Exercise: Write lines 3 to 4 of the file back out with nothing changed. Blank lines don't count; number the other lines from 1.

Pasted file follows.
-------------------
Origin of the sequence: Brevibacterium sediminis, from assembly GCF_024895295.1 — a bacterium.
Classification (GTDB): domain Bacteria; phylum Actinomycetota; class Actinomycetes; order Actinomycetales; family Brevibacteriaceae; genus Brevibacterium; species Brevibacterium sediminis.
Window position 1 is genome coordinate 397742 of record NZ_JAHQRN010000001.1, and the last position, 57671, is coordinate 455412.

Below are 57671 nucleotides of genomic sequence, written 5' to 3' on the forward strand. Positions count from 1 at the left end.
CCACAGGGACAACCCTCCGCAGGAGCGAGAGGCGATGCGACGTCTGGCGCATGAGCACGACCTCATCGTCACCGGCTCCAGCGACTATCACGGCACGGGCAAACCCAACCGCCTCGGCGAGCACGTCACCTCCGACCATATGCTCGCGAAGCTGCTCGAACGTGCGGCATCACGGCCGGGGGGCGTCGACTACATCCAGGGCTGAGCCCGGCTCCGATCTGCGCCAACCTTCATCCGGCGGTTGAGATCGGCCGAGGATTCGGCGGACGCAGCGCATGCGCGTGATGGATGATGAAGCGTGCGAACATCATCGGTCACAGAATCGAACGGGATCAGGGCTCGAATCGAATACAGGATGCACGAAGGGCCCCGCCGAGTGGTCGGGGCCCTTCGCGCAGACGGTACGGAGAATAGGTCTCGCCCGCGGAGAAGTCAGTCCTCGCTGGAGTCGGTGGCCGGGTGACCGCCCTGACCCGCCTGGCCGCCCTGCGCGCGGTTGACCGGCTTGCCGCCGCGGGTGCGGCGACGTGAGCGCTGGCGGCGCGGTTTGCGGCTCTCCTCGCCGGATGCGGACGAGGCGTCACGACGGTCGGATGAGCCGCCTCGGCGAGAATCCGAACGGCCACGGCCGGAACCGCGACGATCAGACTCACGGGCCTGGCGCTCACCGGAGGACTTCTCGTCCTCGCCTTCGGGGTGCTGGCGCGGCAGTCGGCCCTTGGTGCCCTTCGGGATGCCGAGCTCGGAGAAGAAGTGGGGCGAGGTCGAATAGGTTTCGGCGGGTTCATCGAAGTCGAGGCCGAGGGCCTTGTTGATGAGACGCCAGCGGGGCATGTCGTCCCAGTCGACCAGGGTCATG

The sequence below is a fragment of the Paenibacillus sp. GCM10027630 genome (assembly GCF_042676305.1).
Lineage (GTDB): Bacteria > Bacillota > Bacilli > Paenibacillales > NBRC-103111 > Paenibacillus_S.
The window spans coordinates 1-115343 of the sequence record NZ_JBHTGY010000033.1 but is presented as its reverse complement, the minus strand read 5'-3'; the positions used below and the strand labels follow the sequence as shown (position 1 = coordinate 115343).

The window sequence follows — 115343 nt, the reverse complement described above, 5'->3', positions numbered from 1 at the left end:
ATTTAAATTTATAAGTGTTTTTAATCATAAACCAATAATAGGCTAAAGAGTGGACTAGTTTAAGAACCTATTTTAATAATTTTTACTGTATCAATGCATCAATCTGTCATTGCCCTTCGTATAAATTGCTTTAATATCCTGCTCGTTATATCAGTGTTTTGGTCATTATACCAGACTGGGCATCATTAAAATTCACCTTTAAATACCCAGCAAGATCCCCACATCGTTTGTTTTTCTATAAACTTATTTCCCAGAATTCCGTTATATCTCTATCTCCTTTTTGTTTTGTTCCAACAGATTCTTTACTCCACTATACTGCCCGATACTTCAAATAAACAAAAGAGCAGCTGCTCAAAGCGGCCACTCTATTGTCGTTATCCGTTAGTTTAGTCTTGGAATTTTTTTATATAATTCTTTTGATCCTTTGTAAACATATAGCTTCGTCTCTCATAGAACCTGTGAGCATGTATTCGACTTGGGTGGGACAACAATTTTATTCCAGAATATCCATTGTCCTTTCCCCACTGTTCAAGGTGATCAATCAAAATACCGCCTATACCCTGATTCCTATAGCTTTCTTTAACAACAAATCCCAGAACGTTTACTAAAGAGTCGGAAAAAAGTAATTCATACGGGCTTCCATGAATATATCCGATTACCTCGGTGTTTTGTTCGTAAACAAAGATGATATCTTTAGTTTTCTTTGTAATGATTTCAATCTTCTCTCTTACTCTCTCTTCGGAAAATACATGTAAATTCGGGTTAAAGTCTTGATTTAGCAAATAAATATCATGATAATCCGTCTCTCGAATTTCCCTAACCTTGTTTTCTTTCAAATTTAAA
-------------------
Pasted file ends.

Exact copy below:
Window position 1 is genome coordinate 397742 of record NZ_JAHQRN010000001.1, and the last position, 57671, is coordinate 455412.

Below are 57671 nucleotides of genomic sequence, written 5' to 3' on the forward strand. Positions count from 1 at the left end.